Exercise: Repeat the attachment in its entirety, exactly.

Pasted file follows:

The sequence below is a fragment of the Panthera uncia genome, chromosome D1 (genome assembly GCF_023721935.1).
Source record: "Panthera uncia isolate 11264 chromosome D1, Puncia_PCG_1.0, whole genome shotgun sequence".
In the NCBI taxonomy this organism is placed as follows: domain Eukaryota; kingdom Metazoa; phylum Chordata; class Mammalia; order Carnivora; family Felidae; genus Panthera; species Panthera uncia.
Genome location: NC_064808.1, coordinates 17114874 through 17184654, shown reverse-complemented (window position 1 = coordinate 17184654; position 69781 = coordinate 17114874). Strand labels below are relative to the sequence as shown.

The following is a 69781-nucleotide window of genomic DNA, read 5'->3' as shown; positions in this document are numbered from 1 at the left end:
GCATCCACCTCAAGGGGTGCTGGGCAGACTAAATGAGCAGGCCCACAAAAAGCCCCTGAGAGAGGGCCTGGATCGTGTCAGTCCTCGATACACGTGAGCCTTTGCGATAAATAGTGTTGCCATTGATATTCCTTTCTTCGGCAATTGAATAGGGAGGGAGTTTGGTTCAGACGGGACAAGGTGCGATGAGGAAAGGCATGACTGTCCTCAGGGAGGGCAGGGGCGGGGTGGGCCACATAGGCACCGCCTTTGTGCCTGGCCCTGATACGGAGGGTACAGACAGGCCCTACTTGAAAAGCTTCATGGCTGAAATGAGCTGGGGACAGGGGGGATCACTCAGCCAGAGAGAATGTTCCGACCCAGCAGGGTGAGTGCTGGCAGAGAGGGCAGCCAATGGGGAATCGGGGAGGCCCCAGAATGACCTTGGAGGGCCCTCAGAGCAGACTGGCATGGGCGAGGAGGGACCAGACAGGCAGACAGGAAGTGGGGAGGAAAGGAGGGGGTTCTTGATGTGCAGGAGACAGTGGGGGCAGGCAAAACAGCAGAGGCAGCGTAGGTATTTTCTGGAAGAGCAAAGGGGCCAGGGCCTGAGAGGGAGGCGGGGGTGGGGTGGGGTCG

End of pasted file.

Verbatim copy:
The sequence below is a fragment of the Panthera uncia genome, chromosome D1 (genome assembly GCF_023721935.1).
Source record: "Panthera uncia isolate 11264 chromosome D1, Puncia_PCG_1.0, whole genome shotgun sequence".
In the NCBI taxonomy this organism is placed as follows: domain Eukaryota; kingdom Metazoa; phylum Chordata; class Mammalia; order Carnivora; family Felidae; genus Panthera; species Panthera uncia.
Genome location: NC_064808.1, coordinates 17114874 through 17184654, shown reverse-complemented (window position 1 = coordinate 17184654; position 69781 = coordinate 17114874). Strand labels below are relative to the sequence as shown.

The following is a 69781-nucleotide window of genomic DNA, read 5'->3' as shown; positions in this document are numbered from 1 at the left end:
GCATCCACCTCAAGGGGTGCTGGGCAGACTAAATGAGCAGGCCCACAAAAAGCCCCTGAGAGAGGGCCTGGATCGTGTCAGTCCTCGATACACGTGAGCCTTTGCGATAAATAGTGTTGCCATTGATATTCCTTTCTTCGGCAATTGAATAGGGAGGGAGTTTGGTTCAGACGGGACAAGGTGCGATGAGGAAAGGCATGACTGTCCTCAGGGAGGGCAGGGGCGGGGTGGGCCACATAGGCACCGCCTTTGTGCCTGGCCCTGATACGGAGGGTACAGACAGGCCCTACTTGAAAAGCTTCATGGCTGAAATGAGCTGGGGACAGGGGGGATCACTCAGCCAGAGAGAATGTTCCGACCCAGCAGGGTGAGTGCTGGCAGAGAGGGCAGCCAATGGGGAATCGGGGAGGCCCCAGAATGACCTTGGAGGGCCCTCAGAGCAGACTGGCATGGGCGAGGAGGGACCAGACAGGCAGACAGGAAGTGGGGAGGAAAGGAGGGGGTTCTTGATGTGCAGGAGACAGTGGGGGCAGGCAAAACAGCAGAGGCAGCGTAGGTATTTTCTGGAAGAGCAAAGGGGCCAGGGCCTGAGAGGGAGGCGGGGGTGGGGTGGGGTCG